The recently concluded 13th Indian Premier League (IPL) edition had its fair share of contrasts. From ground-breaking player debuts to dismal shows from senior pros; the 6-week tournament had much variety to keep the fans on edge of their seats all through the season.
Of course, the best way to evaluate these aforementioned contrasts is to browse through the available stats…or is it, really? As it turns out, certain players finished the season with a bit over-hype around them purely because they performed brilliantly in a select few matches; while not being as impressive in the remainder of the tourney.
Consequently, these players had the backing of some polarizing stats to warrant their places into some best (or worst XI teams). Who are these players? Let’s find that out, as we analyze the stat-padders XI of the IPL 2020.
Here’s our best stat-padders XI of IPL 2020
1. KL Rahul
In an otherwise uninspiring IPL 2020 campaign, captain KL Rahul’s scintillating batting form was one of the few takeaways for Kings XI Punjab. The stylish right-hander shouldered the lion’s share of KXIP’s run-scoring duties and amassed 670 runs in the season; the most for any batsman in the tournament.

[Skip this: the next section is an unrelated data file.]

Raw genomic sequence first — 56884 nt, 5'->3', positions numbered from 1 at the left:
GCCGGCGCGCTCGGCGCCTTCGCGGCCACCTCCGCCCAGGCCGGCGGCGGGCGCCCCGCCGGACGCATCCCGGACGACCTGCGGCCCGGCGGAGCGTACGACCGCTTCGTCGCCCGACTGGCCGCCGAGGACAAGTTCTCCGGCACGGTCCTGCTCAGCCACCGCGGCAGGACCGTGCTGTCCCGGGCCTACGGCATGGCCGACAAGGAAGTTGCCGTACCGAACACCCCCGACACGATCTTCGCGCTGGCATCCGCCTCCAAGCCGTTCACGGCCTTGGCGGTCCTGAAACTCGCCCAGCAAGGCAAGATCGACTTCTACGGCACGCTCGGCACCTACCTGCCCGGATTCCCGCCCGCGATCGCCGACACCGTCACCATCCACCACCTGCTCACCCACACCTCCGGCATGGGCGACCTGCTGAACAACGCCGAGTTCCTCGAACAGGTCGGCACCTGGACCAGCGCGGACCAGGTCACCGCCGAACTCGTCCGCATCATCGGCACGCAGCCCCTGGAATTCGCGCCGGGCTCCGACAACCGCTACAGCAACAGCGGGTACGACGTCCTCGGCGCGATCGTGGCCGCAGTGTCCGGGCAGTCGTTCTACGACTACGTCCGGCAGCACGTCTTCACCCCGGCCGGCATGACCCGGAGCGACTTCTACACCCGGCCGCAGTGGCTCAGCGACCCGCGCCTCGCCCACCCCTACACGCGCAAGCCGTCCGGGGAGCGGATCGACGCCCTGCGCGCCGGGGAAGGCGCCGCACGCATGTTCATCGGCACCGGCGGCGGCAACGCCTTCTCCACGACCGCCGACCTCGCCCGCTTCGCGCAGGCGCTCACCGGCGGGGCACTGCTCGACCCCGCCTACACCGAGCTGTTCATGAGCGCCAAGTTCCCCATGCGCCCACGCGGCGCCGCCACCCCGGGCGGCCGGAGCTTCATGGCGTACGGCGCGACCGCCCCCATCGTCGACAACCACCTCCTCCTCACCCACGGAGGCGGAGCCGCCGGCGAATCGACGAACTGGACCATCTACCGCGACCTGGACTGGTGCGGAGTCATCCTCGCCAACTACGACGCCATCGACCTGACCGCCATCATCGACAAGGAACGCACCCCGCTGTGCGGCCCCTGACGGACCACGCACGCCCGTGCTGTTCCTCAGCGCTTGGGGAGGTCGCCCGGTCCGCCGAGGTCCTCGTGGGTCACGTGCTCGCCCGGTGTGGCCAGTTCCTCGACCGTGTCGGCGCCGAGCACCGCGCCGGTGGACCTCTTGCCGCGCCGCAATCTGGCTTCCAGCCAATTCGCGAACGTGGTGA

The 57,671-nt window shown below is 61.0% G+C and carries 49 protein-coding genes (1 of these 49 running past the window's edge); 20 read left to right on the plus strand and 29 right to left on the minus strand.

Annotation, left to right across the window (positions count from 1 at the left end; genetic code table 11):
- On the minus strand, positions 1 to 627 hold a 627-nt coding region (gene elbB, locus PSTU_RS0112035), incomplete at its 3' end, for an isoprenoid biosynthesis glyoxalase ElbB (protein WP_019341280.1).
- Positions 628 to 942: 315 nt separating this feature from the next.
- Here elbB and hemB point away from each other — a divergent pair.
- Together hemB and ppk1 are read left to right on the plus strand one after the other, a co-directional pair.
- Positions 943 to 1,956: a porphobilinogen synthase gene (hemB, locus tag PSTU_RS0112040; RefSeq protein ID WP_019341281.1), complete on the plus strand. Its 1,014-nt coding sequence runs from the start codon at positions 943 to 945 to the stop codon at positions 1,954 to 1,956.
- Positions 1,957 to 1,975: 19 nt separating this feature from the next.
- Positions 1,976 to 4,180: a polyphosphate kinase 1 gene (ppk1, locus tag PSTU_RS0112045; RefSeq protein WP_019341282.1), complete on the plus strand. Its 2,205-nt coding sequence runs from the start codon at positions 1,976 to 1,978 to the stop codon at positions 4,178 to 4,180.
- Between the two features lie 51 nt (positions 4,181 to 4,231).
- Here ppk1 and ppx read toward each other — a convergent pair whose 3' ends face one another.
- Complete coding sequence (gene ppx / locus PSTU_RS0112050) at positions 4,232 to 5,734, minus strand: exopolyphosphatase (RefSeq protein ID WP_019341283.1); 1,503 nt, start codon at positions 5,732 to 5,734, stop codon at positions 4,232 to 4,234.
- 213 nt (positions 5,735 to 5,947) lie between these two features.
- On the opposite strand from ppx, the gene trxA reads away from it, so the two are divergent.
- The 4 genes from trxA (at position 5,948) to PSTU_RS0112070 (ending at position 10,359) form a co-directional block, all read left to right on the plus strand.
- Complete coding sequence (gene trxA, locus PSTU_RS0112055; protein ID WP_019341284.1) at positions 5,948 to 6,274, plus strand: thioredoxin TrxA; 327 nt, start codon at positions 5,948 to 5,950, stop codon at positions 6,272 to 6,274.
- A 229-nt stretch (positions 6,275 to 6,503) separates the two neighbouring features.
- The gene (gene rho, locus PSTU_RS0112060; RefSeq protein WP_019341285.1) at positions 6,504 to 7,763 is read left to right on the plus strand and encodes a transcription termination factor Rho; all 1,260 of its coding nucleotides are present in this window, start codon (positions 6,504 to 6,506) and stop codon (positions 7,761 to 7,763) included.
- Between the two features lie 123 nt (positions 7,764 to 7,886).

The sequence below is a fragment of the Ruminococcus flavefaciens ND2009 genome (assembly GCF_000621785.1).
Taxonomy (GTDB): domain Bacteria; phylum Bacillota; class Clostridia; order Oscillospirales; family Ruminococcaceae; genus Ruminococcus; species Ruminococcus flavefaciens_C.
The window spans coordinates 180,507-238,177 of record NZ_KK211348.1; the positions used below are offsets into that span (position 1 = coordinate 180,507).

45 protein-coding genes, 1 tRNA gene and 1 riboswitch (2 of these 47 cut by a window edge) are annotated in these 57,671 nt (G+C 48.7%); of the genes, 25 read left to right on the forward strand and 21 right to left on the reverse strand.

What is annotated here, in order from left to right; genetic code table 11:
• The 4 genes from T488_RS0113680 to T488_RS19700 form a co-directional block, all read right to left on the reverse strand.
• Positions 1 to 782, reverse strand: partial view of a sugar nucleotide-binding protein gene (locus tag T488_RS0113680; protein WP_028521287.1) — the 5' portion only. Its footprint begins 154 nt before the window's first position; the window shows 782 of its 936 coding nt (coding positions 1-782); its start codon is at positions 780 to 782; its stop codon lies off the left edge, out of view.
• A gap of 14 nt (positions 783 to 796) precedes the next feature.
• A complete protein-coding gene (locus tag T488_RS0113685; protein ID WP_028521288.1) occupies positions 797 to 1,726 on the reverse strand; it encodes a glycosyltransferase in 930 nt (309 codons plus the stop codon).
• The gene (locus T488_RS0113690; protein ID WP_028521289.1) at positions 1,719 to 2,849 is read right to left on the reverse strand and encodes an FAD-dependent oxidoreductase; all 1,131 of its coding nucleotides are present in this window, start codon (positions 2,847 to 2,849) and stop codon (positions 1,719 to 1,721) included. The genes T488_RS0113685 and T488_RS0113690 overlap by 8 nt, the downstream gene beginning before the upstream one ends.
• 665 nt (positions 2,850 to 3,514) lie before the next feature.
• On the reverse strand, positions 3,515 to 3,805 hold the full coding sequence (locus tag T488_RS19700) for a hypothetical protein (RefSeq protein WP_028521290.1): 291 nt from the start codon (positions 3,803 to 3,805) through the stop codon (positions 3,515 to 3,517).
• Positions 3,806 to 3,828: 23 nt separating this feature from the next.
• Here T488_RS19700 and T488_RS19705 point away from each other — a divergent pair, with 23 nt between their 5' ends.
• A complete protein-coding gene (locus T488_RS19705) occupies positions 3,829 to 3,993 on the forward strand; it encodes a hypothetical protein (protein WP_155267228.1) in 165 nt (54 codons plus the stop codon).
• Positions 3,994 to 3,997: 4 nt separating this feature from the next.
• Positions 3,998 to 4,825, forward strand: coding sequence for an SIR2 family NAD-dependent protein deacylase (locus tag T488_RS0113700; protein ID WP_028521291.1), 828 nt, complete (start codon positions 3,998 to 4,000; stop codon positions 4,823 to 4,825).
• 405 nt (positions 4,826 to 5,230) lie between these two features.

But while Rahul’s stellar run at the top allowed him to feature in several pundits’ best XI teams, the manner in which he got those runs accords him a place on this unceremonious list. The KXIP skipper finished the season with a middling strike-rate of 129.34. Time and again, Rahul was culpable for not accelerating his scoring rate as per the match situation’s demands.
His infamous post-match comment of strike rate being overrated backfired on several key occasions and had a direct bearing on some of Punjab’s heartbreaking defeats. To be fair, Rahul’s defensive batting approach can be somewhat justified by the instability of the batting-lineup around him. Having said that, Punjab fans would be eager to see Rahul return to his hard-hitting ways next season.
2. Shubman Gill
A prolonged run at Kolkata Knight Riders’ top-order allowed Shubman Gill to blossom to his true potential this year. Across 14 innings, the promising 21-year-old opener accumulated 440 runs at a respectable average of 33.84 to finish as KKR’s leading run-getter.
But despite enjoying a breakthrough season, there were a couple of blemishes in Shubman’s showing. Like his opening partner in this team, Shubman, too, often struggled to keep the scoreboard ticking; as clearly evidenced from his dismal-looking 117.96 strike rate.
Unlike Rahul, though, Shubman had the full backing from the KKR think-tank to go out and play his natural game on the field. It just seemed that the pressure of facing quality bowling at the powerplay overs unnerved his otherwise headstrong temperament. But at just 21-years of age, the dashing Fazilka opener has plenty of time to address those issues.